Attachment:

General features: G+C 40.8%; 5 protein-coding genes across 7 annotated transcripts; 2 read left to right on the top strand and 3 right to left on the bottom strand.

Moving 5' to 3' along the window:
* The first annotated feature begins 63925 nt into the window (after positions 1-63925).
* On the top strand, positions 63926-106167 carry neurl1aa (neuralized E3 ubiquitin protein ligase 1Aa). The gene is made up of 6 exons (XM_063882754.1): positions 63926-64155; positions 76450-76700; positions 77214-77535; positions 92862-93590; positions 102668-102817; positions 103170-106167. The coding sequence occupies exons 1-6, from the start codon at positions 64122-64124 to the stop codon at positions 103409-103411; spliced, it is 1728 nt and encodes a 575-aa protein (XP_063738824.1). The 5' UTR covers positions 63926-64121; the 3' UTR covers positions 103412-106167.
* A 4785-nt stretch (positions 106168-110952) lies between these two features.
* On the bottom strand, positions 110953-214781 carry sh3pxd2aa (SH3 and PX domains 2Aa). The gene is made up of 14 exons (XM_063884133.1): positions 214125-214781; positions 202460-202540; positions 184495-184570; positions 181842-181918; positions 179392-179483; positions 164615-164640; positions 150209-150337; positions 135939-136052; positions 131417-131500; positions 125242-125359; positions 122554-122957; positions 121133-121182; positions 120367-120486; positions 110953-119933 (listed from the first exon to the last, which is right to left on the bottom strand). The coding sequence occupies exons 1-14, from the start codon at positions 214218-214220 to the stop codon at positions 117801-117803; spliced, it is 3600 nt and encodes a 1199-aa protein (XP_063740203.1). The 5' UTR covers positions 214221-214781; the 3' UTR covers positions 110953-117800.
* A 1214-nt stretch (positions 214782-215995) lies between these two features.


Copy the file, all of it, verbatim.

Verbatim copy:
General features: G+C 40.8%; 5 protein-coding genes across 7 annotated transcripts; 2 read left to right on the top strand and 3 right to left on the bottom strand.

Moving 5' to 3' along the window:
* The first annotated feature begins 63925 nt into the window (after positions 1-63925).
* On the top strand, positions 63926-106167 carry neurl1aa (neuralized E3 ubiquitin protein ligase 1Aa). The gene is made up of 6 exons (XM_063882754.1): positions 63926-64155; positions 76450-76700; positions 77214-77535; positions 92862-93590; positions 102668-102817; positions 103170-106167. The coding sequence occupies exons 1-6, from the start codon at positions 64122-64124 to the stop codon at positions 103409-103411; spliced, it is 1728 nt and encodes a 575-aa protein (XP_063738824.1). The 5' UTR covers positions 63926-64121; the 3' UTR covers positions 103412-106167.
* A 4785-nt stretch (positions 106168-110952) lies between these two features.
* On the bottom strand, positions 110953-214781 carry sh3pxd2aa (SH3 and PX domains 2Aa). The gene is made up of 14 exons (XM_063884133.1): positions 214125-214781; positions 202460-202540; positions 184495-184570; positions 181842-181918; positions 179392-179483; positions 164615-164640; positions 150209-150337; positions 135939-136052; positions 131417-131500; positions 125242-125359; positions 122554-122957; positions 121133-121182; positions 120367-120486; positions 110953-119933 (listed from the first exon to the last, which is right to left on the bottom strand). The coding sequence occupies exons 1-14, from the start codon at positions 214218-214220 to the stop codon at positions 117801-117803; spliced, it is 3600 nt and encodes a 1199-aa protein (XP_063740203.1). The 5' UTR covers positions 214221-214781; the 3' UTR covers positions 110953-117800.
* A 1214-nt stretch (positions 214782-215995) lies between these two features.